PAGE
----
Since poor oral health is now thought to be associated with diabetes, cardiovascular disease, and pre-eclampsia, medical and dental students should share much of their curriculum, writes the dean of the Harvard School of Dental Medicine for Stat News.

Harvard dental students have always spent more than a year of their education attending the same classes as their medical school peers. They learn just as much about what’s going on in the chest cavity as the oral cavity. Under a new curriculum, in their second year they work in a primary care clinic in the dental school, side by side with fourth-year dental students, nurse practitioners, and primary care physicians to learn how to assess a patient’s overall health. In a collaboration with Northeastern University’s Bouvé School of Nursing, nurse practitioners and nursing students work with dental students and faculty members to manage chronic diseases and provide oral care.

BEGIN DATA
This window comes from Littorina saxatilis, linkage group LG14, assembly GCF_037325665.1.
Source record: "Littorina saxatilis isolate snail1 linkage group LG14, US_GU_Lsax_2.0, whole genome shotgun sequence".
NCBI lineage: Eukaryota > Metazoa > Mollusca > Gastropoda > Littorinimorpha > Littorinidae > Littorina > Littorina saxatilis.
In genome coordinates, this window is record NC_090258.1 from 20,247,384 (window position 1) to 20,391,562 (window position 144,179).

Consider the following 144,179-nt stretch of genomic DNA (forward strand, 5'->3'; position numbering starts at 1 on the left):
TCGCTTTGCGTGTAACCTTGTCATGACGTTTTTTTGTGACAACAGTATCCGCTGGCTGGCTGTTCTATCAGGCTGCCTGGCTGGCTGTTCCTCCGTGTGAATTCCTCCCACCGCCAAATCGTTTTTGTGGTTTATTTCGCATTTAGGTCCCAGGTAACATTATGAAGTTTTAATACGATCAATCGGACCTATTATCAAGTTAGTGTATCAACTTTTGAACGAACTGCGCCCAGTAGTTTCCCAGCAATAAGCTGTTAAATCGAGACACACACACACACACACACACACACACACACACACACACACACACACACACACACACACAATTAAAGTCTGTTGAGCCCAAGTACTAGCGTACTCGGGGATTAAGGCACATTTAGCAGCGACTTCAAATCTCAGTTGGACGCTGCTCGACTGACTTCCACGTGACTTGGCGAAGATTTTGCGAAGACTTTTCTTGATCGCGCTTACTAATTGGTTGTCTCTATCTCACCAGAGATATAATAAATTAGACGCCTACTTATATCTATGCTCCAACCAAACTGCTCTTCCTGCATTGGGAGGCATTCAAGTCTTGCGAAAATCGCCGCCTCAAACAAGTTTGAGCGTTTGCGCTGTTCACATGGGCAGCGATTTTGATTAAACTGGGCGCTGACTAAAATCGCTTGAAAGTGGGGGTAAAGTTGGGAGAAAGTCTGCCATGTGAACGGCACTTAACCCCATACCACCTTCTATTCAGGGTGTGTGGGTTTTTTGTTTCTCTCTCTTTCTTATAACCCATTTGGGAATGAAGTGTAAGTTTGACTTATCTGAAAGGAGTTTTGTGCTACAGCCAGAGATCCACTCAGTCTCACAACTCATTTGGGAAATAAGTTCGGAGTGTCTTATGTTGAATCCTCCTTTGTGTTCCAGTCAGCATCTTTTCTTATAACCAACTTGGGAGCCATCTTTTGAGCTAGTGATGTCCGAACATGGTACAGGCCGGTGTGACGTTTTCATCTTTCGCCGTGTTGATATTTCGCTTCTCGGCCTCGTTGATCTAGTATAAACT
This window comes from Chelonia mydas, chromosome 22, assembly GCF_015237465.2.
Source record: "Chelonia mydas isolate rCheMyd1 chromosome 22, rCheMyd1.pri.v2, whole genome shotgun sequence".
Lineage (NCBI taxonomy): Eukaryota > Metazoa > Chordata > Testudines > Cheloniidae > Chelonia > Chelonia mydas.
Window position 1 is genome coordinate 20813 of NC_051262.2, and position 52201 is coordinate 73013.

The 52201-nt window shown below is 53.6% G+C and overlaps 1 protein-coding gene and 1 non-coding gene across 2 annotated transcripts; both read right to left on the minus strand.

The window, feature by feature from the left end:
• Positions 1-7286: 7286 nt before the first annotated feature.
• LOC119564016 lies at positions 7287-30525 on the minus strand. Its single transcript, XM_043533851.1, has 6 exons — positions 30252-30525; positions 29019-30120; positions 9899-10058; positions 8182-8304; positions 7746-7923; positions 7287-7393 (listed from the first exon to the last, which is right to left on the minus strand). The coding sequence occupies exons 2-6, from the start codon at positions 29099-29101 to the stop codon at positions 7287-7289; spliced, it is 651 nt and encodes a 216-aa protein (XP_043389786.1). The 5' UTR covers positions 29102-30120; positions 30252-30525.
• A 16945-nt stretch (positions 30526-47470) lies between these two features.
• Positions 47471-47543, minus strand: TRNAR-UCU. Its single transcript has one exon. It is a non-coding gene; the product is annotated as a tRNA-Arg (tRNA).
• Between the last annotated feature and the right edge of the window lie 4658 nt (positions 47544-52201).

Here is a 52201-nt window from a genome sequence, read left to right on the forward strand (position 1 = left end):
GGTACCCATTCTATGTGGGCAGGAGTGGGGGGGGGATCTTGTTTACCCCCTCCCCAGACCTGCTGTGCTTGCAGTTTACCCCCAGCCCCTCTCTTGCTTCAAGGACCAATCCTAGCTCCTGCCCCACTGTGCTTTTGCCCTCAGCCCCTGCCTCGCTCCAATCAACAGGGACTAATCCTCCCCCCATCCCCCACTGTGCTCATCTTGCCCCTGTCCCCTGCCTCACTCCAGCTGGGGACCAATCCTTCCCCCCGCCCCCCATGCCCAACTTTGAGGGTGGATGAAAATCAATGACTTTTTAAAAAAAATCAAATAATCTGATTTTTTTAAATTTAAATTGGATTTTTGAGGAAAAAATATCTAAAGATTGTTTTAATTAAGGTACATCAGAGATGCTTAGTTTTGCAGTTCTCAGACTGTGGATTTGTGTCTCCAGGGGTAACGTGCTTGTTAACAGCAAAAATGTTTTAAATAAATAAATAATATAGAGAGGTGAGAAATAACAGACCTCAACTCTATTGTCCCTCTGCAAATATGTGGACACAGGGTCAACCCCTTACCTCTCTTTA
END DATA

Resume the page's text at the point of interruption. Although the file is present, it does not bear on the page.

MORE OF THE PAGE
Poor oral health is more than a “tooth problem.” We use our mouth to eat, to breathe, and to speak. Oral pain results in lost time from school and work and lowered self-esteem. Inflammation in the gums and mouth may help set the stage for diabetes, cardiovascular disease, and other chronic conditions. Dental infection can lead to the potentially serious blood infection known as sepsis. In the case of 12-year-old Deamonte Driver, an infected tooth led to a fatal brain infection.

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